• Front.eclipse
    LOOKING UP—More than 200 people showed up at Stair District Library Monday afternoon to view the big celestial event with free glasses provided by a grant from the Space Science Institute. The library offered craft activities from noon to 1 p.m., refreshments including Cosmic Cake from Zingerman’s Bakehouse and a live viewing of the eclipse from NASA on a large screen. As the sky darkened slightly, more and more people moved outside to the sidewalk to take a look at the shrinking sun. If you missed it, hang on for the next total eclipse in 2024 as the path comes even closer to this area.
  • Cecil
    THE MAYOR—Cecil Schoonover poses with a collection of garden gnomes that mysteriously arrive and disappear from his property. Along with the gnomes, someone created the sign stating that he is the Mayor of Gnomesville. He hasn’t yet tracked down the people involved in the prank, but he’s having a good time with the mystery.
  • Front.rest
    TAKE A BREAK—Last Wednesday’s session of Stair District Library’s Summer Reading Program ended with a quiet period in a class presented by yoga instructor Melany Gladieux of Toledo. Children learned a variety of yoga poses in the main room at the library, then finished off the session relaxing. Additional photos are on page 7. Area children are invited to visit the library today when the Michigan Science Center presents a flight program at 11 a.m. and roller coasters at 1 p.m.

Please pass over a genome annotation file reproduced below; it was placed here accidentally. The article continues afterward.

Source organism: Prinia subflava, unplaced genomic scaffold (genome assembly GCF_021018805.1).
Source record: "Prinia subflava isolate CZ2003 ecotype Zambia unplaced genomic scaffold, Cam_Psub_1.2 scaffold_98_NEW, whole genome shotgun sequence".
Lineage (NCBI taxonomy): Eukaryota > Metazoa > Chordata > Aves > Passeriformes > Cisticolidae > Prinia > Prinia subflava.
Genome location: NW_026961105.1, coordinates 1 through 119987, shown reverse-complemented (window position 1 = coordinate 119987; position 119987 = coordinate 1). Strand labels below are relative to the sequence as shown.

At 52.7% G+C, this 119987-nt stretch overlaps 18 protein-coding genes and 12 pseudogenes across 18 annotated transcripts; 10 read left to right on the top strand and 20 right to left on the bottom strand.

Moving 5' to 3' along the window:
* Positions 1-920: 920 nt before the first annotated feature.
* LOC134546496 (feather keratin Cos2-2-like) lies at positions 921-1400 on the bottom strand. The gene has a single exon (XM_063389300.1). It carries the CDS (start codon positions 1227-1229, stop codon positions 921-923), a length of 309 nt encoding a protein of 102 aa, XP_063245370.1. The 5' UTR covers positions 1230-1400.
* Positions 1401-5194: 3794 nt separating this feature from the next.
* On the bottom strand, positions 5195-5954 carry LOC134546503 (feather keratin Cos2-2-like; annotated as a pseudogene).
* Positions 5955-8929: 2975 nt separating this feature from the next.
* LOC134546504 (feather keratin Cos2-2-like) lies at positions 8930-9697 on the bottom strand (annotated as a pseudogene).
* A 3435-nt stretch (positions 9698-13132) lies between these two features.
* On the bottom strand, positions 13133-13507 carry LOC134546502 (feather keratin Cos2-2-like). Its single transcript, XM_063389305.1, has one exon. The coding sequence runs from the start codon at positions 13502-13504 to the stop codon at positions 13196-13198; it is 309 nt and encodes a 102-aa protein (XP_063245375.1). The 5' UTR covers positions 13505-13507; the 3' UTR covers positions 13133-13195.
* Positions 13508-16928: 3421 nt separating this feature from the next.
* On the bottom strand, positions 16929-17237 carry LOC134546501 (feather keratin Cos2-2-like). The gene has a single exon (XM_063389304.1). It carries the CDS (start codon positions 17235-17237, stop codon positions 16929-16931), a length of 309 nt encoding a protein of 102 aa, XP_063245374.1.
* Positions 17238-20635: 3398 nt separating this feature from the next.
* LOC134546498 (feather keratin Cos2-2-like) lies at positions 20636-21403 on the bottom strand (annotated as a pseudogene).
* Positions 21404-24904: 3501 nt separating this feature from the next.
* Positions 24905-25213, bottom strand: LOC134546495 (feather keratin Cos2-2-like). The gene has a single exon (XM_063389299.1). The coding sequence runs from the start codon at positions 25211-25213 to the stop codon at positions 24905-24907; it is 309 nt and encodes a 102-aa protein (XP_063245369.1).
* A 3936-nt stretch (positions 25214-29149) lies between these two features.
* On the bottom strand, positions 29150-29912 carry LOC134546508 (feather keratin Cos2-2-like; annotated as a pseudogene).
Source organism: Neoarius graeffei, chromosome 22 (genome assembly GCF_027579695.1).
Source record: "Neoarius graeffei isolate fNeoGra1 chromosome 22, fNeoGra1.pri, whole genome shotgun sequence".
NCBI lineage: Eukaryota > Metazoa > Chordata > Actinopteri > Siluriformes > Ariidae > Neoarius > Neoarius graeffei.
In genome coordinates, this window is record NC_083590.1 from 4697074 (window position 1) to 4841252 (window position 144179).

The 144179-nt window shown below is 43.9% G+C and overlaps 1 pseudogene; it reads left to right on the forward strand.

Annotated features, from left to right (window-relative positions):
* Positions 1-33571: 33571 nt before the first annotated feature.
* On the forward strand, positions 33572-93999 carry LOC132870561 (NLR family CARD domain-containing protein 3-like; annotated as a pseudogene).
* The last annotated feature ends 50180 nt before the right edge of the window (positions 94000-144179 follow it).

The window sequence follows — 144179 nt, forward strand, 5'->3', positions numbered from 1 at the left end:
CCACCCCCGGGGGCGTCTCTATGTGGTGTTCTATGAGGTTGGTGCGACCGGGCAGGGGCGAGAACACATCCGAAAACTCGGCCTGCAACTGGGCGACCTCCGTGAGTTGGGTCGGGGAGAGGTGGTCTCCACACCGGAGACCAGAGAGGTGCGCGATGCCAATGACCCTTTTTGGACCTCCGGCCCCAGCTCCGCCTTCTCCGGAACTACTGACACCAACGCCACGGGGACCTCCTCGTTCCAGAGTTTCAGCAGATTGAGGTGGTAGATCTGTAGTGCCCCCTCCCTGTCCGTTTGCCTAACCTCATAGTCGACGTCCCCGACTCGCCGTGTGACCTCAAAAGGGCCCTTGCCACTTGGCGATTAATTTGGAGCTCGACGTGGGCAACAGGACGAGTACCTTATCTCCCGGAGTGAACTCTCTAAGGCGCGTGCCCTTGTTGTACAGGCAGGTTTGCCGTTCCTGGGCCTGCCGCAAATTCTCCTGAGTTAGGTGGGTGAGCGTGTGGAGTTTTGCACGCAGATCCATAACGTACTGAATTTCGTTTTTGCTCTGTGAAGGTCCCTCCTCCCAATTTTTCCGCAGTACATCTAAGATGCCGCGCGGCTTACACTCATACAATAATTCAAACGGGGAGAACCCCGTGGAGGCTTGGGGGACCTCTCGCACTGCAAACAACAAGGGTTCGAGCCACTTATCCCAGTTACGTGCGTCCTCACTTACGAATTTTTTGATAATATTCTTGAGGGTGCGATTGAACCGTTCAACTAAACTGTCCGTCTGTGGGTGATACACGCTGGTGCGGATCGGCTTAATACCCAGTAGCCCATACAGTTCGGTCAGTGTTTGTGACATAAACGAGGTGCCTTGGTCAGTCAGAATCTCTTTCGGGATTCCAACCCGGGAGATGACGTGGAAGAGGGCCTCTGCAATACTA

• Front.batter
    THE DERBY—Tyler “Smallpox” Flakne of Minnesota’s Home Run League All-Stars goes for the fence Friday night during the National Wiffle League Association’s home run derby in Morenci. This year the wiffleball national tournament moved from Dublin, Ohio, to Morenci’s Wakefield Park. During the derby, competitors had two minutes to hit as many home runs as possible. The winner this year finished with 21. See page 6 and 7 for additional photos.
  • Front.green Screen
    OUT OF THIS WORLD—Elizabeth McFadden and Elise Christle pose in front of the green screen as VolunTeen Noah Gilson makes them appear as though they are standing on the Moon. More photos from the Stair District Library’s NASA @ My Library program are on page 12.
  • Front.fireworks
    FIREWORKS erupt Saturday night over Morenci’s Wakefield Park during the waning hours of the Town and Country Festival. Additional festival photos are inside.
  • Front.batter